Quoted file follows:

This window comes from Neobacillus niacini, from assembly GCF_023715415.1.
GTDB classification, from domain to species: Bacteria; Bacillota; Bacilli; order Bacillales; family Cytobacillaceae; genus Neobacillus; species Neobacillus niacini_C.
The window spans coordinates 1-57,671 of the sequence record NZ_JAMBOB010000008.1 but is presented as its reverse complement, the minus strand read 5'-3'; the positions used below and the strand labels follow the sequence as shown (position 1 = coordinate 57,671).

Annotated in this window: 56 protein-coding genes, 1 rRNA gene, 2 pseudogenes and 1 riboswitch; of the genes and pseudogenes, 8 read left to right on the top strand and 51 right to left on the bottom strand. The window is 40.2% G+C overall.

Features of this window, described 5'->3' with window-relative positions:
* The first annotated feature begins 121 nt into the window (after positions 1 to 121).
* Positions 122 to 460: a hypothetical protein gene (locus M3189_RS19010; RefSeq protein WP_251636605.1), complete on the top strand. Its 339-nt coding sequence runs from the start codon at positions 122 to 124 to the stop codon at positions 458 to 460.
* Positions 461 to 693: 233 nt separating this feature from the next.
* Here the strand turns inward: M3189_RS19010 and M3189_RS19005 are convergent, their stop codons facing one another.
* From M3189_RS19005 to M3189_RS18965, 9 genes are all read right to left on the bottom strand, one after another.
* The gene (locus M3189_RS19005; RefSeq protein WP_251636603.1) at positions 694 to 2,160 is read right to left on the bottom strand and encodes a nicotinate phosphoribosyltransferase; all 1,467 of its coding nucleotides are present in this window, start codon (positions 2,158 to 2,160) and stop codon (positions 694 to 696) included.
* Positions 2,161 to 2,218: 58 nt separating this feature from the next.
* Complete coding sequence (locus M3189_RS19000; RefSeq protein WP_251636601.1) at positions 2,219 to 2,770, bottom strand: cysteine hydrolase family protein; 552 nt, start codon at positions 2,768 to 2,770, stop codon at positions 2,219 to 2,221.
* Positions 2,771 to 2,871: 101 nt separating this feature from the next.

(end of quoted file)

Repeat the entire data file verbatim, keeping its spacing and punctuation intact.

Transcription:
This window comes from Neobacillus niacini, from assembly GCF_023715415.1.
GTDB classification, from domain to species: Bacteria; Bacillota; Bacilli; order Bacillales; family Cytobacillaceae; genus Neobacillus; species Neobacillus niacini_C.
The window spans coordinates 1-57,671 of the sequence record NZ_JAMBOB010000008.1 but is presented as its reverse complement, the minus strand read 5'-3'; the positions used below and the strand labels follow the sequence as shown (position 1 = coordinate 57,671).

Annotated in this window: 56 protein-coding genes, 1 rRNA gene, 2 pseudogenes and 1 riboswitch; of the genes and pseudogenes, 8 read left to right on the top strand and 51 right to left on the bottom strand. The window is 40.2% G+C overall.

Features of this window, described 5'->3' with window-relative positions:
* The first annotated feature begins 121 nt into the window (after positions 1 to 121).
* Positions 122 to 460: a hypothetical protein gene (locus M3189_RS19010; RefSeq protein WP_251636605.1), complete on the top strand. Its 339-nt coding sequence runs from the start codon at positions 122 to 124 to the stop codon at positions 458 to 460.
* Positions 461 to 693: 233 nt separating this feature from the next.
* Here the strand turns inward: M3189_RS19010 and M3189_RS19005 are convergent, their stop codons facing one another.
* From M3189_RS19005 to M3189_RS18965, 9 genes are all read right to left on the bottom strand, one after another.
* The gene (locus M3189_RS19005; RefSeq protein WP_251636603.1) at positions 694 to 2,160 is read right to left on the bottom strand and encodes a nicotinate phosphoribosyltransferase; all 1,467 of its coding nucleotides are present in this window, start codon (positions 2,158 to 2,160) and stop codon (positions 694 to 696) included.
* Positions 2,161 to 2,218: 58 nt separating this feature from the next.
* Complete coding sequence (locus M3189_RS19000; RefSeq protein WP_251636601.1) at positions 2,219 to 2,770, bottom strand: cysteine hydrolase family protein; 552 nt, start codon at positions 2,768 to 2,770, stop codon at positions 2,219 to 2,221.
* Positions 2,771 to 2,871: 101 nt separating this feature from the next.